The more recent study pairs those results with population beverage consumption data from the National Health and Nutrition Examination Survey in order to estimate the population risks and cancer burden associated with 4-MEI exposures through soda. While the 2014 study of the 110 samples of soda brands was not large enough to recommend one brand over another or draw conclusions about specific brands, results indicated that levels of 4-MEI could vary substantially across samples, even for the same type of beverage. "For example, for diet colas, certain samples had higher or more variable levels of the compound, while other samples had very low concentrations," says Tyler Smith, lead author of the study and a program officer with the Center for a Livable Future.
"This new analysis underscores our belief that people consume significant amounts of soda that unnecessarily elevate their risk of cancer over the course of a lifetime," says Urvashi Rangan, executive director for Consumer Reports' Food Safety and Sustainability Center. "We believe beverage makers and the government should take the steps needed to protect public health. California has already taken an important step by setting a threshold for prompting Prop 65 labeling based on daily 4-MEI exposure from a food or beverage, such as a soda. This study sought to answer a critical question: How much soda do American consumers drink on average?"
Widely used herbicide linked to cancer
As the World Health Organization's research arm declares glyphosate a probable carcinogen
The cancer-research arm of the World Health Organization last week announced that glyphosate, the world’s most widely used herbicide, is probably carcinogenic to humans.1 But the assessment, by the International Agency for Research on Cancer (IARC) in Lyon, France, has been followed by an immediate backlash from industry groups.
The IARC regularly reviews the carcinogenicity of industrial chemicals, foodstuffs and even jobs. On 20 March, a panel of international experts convened by the agency reported the findings of a review of five agricultural chemicals in a class known as organophosphates. A summary of the study was published in The Lancet Oncology.
Two of the pesticides — tetrachlorvinphos and parathion — were rated as “possibly carcinogenic to humans”, or category 2B. Three — malathion, diazinon and glyphosate — were rated as “probably carcinogenic to humans”, labelled category 2A.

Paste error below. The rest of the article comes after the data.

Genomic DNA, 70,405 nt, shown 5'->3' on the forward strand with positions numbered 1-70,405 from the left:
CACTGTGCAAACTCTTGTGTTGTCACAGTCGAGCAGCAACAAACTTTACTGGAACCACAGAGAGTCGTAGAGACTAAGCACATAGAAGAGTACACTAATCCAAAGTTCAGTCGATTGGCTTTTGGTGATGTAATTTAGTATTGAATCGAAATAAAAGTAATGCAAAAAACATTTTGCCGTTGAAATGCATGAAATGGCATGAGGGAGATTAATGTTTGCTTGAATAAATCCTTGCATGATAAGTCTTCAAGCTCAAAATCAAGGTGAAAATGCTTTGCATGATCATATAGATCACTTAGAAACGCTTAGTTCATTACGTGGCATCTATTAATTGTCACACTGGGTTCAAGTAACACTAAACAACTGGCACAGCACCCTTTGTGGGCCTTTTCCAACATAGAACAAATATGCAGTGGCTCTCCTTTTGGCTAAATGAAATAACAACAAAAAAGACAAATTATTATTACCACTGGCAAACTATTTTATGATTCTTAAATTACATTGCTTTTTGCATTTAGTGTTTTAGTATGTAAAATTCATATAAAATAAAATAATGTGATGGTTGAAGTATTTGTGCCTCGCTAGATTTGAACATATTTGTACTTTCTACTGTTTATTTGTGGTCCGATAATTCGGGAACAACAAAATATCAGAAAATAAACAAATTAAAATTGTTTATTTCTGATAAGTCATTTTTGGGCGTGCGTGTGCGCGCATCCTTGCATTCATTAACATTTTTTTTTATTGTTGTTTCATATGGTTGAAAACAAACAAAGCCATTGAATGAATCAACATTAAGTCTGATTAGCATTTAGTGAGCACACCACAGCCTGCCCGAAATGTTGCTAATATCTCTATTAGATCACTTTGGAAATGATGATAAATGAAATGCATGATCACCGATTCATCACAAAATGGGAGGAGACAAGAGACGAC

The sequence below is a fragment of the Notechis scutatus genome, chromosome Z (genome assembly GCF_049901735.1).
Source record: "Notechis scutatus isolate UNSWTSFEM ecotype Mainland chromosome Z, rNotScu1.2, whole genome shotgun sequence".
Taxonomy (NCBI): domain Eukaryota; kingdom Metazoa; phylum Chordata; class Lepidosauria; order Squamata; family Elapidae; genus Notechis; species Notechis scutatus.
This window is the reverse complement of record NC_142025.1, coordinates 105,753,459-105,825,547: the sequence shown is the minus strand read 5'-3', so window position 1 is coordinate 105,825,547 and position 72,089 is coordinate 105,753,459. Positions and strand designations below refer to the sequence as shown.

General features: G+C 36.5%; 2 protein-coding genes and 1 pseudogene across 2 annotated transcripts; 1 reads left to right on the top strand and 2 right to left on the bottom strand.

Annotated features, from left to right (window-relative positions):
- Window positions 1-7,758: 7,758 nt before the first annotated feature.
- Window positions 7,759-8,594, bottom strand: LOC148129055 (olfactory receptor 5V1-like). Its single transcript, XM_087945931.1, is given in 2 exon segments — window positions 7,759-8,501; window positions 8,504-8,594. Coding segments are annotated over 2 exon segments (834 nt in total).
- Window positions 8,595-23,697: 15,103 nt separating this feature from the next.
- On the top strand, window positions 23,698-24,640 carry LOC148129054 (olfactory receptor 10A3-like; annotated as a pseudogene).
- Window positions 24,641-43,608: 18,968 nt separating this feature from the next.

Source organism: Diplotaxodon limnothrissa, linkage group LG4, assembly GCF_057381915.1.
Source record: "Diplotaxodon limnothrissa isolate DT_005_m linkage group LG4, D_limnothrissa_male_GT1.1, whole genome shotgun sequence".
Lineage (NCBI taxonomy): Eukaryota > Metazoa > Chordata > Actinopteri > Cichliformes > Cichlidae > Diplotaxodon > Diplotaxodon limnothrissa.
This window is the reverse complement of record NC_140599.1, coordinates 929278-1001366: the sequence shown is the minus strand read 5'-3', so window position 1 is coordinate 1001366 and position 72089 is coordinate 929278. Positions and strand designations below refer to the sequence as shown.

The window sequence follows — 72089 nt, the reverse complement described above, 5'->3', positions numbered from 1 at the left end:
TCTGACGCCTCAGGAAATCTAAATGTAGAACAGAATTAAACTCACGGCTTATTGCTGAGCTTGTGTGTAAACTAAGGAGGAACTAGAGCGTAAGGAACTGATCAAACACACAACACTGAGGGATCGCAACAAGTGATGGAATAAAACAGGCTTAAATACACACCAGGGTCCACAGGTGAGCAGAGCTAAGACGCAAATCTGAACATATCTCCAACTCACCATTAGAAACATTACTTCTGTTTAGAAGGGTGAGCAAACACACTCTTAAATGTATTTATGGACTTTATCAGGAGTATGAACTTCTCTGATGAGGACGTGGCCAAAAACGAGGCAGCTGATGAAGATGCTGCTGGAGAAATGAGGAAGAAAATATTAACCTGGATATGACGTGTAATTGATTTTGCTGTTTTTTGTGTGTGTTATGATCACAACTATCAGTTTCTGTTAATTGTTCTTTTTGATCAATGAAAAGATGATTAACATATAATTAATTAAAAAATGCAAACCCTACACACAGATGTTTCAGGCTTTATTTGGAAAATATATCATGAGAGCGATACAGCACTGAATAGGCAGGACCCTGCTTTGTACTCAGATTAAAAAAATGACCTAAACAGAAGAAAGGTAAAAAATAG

Guyton, K. Z. et al. Lancet Oncol. http://dx.doi.org/10.1016/S1470-2045(15)70134-8 (2015).
Untested Stimulant Found to Persist in Some Supplements
The U.S. Food and Drug Administration discovered an amphetamine-like substance in certain diet pills and sports products in 2013 but did not warn consumers
Wishful Thinking: 6 'Magic Bullet' Cures That Don't Exist
--Early Puberty: Causes and Effects
Childhood ADHD Linked to Secondhand Smoke
Children exposed to tobacco smoke at home are up to three times more likely to have attention deficit hyperactive disorder (ADHD) as unexposed kids, according to a new study from Spain
Toluene, Formaldehyde, Dibutyl Phthalate, Methacrylate Compounds
These 4 Chemicals May Pose the Most Risk for Nail Salon Workers
Besides the questionable labor practices that surround the shops, glues, lacquers and dust in the workplace create their own risks for nail technicians
High DDT and PCB exposure during adolescence and adulthood is associated with abnormal chromosomes in sperm
Men exposed to certain banned but long-lived chemicals at high levels as teenagers are more likely to have defective sperm later in life, according a new study.
Researchers report today that organochlorine chemicals—specifically DDT and polychlorinated biphenyls (PCBs)—may affect how testicles mature and function. It is the first study to examine men’s exposure to the chemicals during the teenage years and abnormal sperm later in life, and suggests that the chemicals—banned in the United States but still lingering in soil, water and people—may contribute to male infertility.
“These chemicals continue to persist in our environment. Levels are going down over the past 30 years, but all of us still have levels in our bodies,” said lead author Melissa Perry, a professor and researcher at George Washington University’s Milken Institute School of Public Health.
Hormone Impacts from Common Solvents